That role had a great effect on Andrew, though. It wasn't easy to be a fan of professional or college football in Europe. The game was trying to get off the ground there and NFL and college games weren't readily available on television.
There was a pedigree in the family, though, and Oliver's time with the Houston Oilers, to say nothing of his years at WVU, made the sport important in the house.
"I did have an old VHS tape lying around from an Oilers game at some point in the mid-'80s which I played in and actually started in," the WVU AD said. "I think Warren Moon may have been hurt at the time and we played the Chargers and Dan Fouts and Don Coryell.
"Well, it was one of the best games I played as a professional player. We upset them and I threw a couple of touchdown passes and we won on a last-second field goal. It was the only game in which I played that I think Andrew ever saw and, as a result, I think he thought I played like that all the time. He has a false impression of his old man in terms of ability."
Whatever the case, his son is the truth. If Andrew chooses to enter the draft, many projections have him being selected very early, if not first. It's a decision that has not been made and will wait until after the bowl, when Andrew, his family and his coach, former Michigan and NFL quarterback Jim Harbaugh, can give it the thought and discussion it deserves.
That follows the script for the learned Lucks. Oliver was a Rhodes Scholar finalist at WVU. Andrew, his high school's valedictorian, has excelled academically at Stanford, which has helped with the sport.
"Harbaugh tells me all the time they watch film together and he says, 'Andrew when you see this defense, I want you to check down to that. If they're in this, I want you to do that,' and Andrew simply says, 'OK,' " Oliver said. "Then Harbaugh looks at him and says, 'Are you sure?' and it's 'Yeah, I got it.' He's a fairly quick learner and he's got a great teacher. Jim's a phenomenal teacher with 15 years in the NFL.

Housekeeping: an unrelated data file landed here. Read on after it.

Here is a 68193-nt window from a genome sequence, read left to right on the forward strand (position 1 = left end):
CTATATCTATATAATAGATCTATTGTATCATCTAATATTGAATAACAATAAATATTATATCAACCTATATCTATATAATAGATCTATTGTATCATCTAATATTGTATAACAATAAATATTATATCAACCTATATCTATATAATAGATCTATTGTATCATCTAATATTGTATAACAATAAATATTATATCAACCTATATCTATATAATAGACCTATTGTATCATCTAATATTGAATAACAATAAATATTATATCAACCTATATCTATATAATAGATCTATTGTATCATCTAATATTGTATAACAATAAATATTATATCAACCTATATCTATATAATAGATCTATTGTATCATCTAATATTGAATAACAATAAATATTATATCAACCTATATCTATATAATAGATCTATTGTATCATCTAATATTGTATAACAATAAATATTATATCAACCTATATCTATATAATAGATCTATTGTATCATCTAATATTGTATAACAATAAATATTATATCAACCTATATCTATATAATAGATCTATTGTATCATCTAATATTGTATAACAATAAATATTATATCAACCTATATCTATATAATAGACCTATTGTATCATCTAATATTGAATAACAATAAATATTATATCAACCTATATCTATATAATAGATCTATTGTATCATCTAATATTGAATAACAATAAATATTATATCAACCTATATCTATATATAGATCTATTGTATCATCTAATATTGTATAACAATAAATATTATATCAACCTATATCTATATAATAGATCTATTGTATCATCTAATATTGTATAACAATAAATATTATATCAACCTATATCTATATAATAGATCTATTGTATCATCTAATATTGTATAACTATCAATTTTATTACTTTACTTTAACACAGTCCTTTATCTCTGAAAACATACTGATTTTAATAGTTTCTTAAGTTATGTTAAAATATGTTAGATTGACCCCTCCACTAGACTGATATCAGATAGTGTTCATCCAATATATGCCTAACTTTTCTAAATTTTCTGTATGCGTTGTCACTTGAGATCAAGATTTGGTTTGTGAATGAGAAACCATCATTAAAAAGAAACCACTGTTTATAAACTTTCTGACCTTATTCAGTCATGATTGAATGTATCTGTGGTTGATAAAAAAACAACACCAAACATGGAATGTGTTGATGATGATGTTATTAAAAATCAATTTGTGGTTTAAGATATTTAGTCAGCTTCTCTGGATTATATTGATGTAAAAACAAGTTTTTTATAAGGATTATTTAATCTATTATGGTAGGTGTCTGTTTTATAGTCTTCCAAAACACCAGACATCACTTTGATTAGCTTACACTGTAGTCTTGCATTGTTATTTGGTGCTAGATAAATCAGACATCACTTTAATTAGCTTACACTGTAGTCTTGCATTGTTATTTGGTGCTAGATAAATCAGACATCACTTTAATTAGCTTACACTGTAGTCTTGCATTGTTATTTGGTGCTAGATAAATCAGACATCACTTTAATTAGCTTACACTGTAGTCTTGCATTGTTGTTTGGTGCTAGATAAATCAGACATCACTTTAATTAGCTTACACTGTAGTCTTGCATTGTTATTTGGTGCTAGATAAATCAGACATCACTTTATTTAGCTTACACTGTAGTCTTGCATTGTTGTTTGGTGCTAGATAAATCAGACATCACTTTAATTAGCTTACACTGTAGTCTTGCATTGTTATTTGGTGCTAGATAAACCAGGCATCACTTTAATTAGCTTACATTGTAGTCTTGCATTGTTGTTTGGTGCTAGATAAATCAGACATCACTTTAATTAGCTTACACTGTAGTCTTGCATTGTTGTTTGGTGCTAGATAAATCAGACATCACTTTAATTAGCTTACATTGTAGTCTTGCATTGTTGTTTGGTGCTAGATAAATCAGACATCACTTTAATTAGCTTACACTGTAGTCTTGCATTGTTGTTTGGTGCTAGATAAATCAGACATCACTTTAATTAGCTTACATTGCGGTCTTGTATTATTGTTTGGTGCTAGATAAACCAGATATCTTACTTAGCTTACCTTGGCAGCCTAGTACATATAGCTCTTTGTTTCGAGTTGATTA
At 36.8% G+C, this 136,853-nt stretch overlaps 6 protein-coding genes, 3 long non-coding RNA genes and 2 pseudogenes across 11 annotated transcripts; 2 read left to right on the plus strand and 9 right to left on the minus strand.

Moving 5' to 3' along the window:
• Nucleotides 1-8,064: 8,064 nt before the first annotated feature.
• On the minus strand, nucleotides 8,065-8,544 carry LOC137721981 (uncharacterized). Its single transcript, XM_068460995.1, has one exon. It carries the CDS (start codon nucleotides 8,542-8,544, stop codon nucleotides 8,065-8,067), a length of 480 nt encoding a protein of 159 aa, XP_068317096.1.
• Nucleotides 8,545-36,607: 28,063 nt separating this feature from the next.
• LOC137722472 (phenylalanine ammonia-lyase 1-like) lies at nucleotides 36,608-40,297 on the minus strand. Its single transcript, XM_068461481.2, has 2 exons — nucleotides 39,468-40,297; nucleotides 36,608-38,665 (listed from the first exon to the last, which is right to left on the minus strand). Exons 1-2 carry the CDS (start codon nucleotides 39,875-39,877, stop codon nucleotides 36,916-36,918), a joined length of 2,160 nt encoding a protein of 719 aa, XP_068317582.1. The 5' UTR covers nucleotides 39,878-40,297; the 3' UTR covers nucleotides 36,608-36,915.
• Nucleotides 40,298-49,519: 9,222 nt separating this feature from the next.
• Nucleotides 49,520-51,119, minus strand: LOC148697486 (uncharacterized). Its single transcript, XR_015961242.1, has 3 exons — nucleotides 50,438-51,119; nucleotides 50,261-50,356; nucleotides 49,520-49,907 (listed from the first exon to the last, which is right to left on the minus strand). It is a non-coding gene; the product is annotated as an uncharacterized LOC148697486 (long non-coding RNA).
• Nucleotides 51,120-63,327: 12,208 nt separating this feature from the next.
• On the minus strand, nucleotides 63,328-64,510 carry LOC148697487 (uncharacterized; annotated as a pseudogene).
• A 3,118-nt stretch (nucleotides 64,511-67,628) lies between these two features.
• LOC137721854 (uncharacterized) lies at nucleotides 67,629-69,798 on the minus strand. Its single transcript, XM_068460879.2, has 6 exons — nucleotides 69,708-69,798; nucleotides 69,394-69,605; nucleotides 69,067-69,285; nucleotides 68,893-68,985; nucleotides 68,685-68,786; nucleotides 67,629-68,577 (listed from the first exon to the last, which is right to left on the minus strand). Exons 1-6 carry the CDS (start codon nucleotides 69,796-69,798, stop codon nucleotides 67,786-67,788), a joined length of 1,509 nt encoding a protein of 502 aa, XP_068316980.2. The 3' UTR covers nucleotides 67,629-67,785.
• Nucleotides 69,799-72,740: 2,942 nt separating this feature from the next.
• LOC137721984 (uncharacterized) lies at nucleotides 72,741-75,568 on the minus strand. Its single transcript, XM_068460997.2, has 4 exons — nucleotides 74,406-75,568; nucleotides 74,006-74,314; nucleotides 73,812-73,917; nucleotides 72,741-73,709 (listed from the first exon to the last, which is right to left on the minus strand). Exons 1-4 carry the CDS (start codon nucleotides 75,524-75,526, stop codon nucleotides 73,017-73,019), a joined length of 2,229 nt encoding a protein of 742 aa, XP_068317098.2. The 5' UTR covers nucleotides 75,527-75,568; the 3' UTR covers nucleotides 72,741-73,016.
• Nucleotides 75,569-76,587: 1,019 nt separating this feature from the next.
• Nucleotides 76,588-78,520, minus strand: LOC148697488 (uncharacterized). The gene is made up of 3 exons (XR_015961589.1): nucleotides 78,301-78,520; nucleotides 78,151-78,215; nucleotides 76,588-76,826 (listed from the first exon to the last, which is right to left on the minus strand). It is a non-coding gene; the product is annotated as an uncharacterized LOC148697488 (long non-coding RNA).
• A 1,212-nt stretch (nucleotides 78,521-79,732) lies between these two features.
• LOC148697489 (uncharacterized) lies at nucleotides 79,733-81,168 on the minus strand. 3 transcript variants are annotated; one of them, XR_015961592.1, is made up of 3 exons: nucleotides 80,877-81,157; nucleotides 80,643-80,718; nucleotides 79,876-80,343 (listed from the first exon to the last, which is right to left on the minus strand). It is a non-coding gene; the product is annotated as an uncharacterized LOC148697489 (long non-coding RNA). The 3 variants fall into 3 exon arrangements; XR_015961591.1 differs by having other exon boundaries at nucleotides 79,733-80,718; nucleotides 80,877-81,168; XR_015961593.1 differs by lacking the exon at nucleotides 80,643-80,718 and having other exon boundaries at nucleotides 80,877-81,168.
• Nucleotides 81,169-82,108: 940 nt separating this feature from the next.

"But he likes to study. That's really important. You have to enjoy that part of it. It's hard in college when you've got classes and exams, but he does like to sit down, watch film and dissect this and that."
Luck warns against underestimating his son's athleticism, though. Andrew's avoided interceptions and accumulated a high completion percentage to buffet brainiac status, but he's also submitted Heisman moments.
He actually rushed for 426 yards and three touchdowns, including a 52-yard touchdown against Wake Forest and a 51-yard touchdown against Washington. Most memorable was a 58-yard run against Cal on which he ran his shoulder through a would-be tackler.
That wasn't a first, though. He took a USC cornerback off his feet when he made a touchdown-saving tackle on a fumble return. A game earlier against Oregon, in Stanford's only loss, he did virtually the same thing.
"There were a couple of nice plays," Oliver said. "Ironically, the plays that got the most exposure were the plays he made defensively, taking out a USC player on a fumble return and chasing down the kid from Oregon. The big one is the Cal run, I guess, but he can do those sorts of things. He does have pretty good athletic ability."
Contact sportswriter Mike Casazza at mi...@dailymail.com or 304-319-1142. His blog is at blogs.dailymail.com/wvu.